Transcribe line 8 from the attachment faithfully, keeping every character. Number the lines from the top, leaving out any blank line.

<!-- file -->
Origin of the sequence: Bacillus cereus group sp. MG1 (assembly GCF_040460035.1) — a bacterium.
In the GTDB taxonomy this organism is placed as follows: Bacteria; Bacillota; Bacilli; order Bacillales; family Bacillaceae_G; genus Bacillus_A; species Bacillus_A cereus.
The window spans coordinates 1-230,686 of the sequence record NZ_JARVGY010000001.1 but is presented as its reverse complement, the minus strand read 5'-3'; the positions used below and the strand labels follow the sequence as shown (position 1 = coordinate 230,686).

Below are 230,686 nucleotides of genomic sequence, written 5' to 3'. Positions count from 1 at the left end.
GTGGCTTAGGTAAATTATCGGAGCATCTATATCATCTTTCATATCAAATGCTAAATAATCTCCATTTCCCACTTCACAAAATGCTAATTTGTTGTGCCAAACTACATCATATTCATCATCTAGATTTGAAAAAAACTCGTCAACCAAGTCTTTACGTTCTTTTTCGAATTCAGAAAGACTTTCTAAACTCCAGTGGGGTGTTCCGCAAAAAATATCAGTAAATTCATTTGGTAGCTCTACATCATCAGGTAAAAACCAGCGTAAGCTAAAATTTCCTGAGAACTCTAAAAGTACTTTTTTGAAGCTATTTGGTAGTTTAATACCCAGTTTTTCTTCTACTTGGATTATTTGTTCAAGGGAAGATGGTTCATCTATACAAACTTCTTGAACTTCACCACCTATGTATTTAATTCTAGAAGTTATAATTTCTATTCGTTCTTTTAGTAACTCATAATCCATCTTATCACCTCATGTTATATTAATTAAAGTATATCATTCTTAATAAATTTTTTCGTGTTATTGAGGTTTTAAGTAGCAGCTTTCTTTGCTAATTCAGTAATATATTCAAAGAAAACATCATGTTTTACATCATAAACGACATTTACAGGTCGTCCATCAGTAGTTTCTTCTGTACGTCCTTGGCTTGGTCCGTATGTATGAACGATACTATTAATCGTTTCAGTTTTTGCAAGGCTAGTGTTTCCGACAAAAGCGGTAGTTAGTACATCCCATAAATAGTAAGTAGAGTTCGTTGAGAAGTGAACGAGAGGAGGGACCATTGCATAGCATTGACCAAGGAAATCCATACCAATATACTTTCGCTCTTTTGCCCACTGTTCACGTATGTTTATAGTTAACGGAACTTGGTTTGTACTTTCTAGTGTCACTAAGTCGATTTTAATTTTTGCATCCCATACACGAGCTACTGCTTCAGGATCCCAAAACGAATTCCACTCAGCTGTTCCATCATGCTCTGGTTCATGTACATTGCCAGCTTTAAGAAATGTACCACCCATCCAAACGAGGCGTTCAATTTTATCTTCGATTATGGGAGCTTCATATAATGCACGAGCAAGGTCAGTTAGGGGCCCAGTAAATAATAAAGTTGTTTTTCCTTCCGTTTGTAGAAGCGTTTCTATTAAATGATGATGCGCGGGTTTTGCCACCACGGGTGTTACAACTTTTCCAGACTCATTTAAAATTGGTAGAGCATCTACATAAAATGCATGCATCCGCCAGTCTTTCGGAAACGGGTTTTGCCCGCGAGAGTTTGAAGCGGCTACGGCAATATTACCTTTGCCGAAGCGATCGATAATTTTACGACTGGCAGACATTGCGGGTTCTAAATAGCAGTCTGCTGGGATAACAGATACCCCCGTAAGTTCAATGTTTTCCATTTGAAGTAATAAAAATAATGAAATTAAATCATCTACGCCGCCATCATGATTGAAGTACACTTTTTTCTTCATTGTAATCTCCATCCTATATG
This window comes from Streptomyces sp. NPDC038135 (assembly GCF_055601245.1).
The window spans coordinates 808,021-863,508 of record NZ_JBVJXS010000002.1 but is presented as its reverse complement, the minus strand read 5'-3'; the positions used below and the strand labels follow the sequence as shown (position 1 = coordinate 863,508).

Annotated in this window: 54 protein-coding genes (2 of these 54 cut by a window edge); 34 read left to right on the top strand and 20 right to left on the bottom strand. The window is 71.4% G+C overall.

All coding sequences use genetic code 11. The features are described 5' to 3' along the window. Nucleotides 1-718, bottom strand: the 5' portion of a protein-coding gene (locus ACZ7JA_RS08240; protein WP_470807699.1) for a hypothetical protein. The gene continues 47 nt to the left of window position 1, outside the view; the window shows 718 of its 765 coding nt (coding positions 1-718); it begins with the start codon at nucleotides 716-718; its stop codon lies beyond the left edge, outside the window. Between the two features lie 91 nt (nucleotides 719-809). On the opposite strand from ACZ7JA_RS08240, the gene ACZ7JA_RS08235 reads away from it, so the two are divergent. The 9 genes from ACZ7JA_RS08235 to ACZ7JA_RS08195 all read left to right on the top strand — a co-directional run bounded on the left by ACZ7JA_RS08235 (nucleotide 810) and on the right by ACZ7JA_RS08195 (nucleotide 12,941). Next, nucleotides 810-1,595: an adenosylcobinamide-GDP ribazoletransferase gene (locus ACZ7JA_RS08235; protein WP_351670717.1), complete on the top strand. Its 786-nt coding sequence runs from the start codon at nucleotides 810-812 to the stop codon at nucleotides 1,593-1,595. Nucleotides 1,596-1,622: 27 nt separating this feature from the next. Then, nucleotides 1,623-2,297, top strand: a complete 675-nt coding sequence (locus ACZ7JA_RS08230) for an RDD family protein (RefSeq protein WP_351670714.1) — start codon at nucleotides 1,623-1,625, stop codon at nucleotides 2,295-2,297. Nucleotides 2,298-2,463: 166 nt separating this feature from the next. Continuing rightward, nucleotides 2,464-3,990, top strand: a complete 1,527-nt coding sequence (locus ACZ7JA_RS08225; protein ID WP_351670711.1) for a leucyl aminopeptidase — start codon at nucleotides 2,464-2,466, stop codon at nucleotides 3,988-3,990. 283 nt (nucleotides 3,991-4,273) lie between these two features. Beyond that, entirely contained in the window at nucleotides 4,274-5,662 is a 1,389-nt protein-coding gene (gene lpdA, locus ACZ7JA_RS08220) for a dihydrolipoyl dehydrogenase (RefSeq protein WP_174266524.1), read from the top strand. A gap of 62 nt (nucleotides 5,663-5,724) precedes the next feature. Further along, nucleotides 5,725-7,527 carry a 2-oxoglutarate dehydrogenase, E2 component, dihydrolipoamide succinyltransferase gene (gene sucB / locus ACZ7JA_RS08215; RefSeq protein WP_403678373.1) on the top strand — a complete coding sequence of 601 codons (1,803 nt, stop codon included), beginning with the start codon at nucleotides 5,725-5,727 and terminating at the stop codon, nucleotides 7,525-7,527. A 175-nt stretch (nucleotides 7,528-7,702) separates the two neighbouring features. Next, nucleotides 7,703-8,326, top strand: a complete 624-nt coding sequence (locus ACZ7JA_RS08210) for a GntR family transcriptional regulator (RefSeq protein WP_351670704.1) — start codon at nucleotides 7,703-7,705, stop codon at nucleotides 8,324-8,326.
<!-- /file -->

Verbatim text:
Annotated in this window: 54 protein-coding genes (2 of these 54 cut by a window edge); 34 read left to right on the top strand and 20 right to left on the bottom strand. The window is 71.4% G+C overall.